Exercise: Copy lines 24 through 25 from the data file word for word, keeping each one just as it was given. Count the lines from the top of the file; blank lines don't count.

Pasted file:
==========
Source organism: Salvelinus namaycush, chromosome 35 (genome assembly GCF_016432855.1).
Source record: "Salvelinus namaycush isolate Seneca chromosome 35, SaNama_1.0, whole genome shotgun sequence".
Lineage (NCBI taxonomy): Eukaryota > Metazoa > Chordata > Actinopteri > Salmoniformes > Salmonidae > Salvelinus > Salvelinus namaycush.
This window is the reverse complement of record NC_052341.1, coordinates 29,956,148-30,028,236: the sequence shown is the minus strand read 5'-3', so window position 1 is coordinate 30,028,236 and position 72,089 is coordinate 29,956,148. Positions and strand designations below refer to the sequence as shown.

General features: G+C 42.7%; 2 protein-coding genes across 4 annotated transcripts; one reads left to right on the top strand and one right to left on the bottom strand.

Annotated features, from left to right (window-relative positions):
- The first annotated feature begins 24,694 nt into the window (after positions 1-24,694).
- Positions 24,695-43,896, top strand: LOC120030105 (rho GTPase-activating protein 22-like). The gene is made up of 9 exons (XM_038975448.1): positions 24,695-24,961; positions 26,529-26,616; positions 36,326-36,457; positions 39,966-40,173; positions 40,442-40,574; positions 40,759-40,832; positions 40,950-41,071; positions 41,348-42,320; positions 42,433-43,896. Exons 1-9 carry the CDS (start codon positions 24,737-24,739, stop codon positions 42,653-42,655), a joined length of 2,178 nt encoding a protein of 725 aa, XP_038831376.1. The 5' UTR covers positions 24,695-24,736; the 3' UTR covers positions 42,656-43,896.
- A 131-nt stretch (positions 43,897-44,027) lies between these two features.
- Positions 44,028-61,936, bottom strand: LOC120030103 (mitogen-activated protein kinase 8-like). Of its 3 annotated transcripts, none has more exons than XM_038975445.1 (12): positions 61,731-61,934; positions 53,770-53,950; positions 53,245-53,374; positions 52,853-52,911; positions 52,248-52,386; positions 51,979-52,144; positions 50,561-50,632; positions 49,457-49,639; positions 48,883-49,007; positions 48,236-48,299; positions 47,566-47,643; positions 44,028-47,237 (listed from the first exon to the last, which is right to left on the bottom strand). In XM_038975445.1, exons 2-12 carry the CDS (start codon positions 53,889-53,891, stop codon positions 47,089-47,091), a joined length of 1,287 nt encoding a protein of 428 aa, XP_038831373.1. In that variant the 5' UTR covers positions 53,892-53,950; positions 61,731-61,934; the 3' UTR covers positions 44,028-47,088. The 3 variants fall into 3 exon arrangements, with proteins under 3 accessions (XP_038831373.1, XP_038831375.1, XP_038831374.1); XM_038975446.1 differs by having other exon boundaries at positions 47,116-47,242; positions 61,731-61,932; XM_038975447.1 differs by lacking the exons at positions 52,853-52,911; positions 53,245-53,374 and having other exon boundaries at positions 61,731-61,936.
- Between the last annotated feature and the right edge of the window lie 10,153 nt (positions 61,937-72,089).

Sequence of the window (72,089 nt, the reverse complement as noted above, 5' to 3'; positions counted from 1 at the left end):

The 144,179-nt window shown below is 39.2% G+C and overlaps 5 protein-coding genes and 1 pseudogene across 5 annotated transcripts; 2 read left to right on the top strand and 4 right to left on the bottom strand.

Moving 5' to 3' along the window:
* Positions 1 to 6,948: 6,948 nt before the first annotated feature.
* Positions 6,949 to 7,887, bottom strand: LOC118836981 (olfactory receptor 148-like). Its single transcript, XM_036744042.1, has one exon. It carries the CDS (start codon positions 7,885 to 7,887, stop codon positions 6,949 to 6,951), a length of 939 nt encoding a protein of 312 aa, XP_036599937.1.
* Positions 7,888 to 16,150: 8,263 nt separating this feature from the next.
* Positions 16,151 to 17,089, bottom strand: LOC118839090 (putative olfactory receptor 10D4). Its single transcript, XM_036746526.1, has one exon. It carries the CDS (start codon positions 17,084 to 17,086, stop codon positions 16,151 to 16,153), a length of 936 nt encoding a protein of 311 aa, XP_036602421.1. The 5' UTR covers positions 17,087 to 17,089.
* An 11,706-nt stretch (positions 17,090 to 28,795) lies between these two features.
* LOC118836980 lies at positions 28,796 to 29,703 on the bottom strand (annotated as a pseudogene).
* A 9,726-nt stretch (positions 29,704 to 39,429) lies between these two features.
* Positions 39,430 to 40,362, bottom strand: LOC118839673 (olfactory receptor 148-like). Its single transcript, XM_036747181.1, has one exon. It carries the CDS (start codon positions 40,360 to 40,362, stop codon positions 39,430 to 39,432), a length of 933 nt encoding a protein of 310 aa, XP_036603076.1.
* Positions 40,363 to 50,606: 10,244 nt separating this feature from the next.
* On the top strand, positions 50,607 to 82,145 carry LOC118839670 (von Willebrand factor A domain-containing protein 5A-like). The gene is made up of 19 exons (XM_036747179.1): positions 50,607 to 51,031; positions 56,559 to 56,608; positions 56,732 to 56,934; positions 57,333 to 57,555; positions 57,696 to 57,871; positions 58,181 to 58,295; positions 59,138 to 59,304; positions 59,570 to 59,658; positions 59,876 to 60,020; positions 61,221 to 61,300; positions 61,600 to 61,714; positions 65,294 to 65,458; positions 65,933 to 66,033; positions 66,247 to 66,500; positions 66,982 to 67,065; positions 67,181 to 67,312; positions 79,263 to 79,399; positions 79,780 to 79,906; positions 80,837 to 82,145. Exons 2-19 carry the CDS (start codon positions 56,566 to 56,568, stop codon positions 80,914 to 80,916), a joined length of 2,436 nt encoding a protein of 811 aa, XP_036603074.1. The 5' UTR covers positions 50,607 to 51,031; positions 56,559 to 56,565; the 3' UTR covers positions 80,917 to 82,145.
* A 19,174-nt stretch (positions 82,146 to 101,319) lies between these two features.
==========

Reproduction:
* On the top strand, positions 50,607 to 82,145 carry LOC118839670 (von Willebrand factor A domain-containing protein 5A-like). The gene is made up of 19 exons (XM_036747179.1): positions 50,607 to 51,031; positions 56,559 to 56,608; positions 56,732 to 56,934; positions 57,333 to 57,555; positions 57,696 to 57,871; positions 58,181 to 58,295; positions 59,138 to 59,304; positions 59,570 to 59,658; positions 59,876 to 60,020; positions 61,221 to 61,300; positions 61,600 to 61,714; positions 65,294 to 65,458; positions 65,933 to 66,033; positions 66,247 to 66,500; positions 66,982 to 67,065; positions 67,181 to 67,312; positions 79,263 to 79,399; positions 79,780 to 79,906; positions 80,837 to 82,145. Exons 2-19 carry the CDS (start codon positions 56,566 to 56,568, stop codon positions 80,914 to 80,916), a joined length of 2,436 nt encoding a protein of 811 aa, XP_036603074.1. The 5' UTR covers positions 50,607 to 51,031; positions 56,559 to 56,565; the 3' UTR covers positions 80,917 to 82,145.
* A 19,174-nt stretch (positions 82,146 to 101,319) lies between these two features.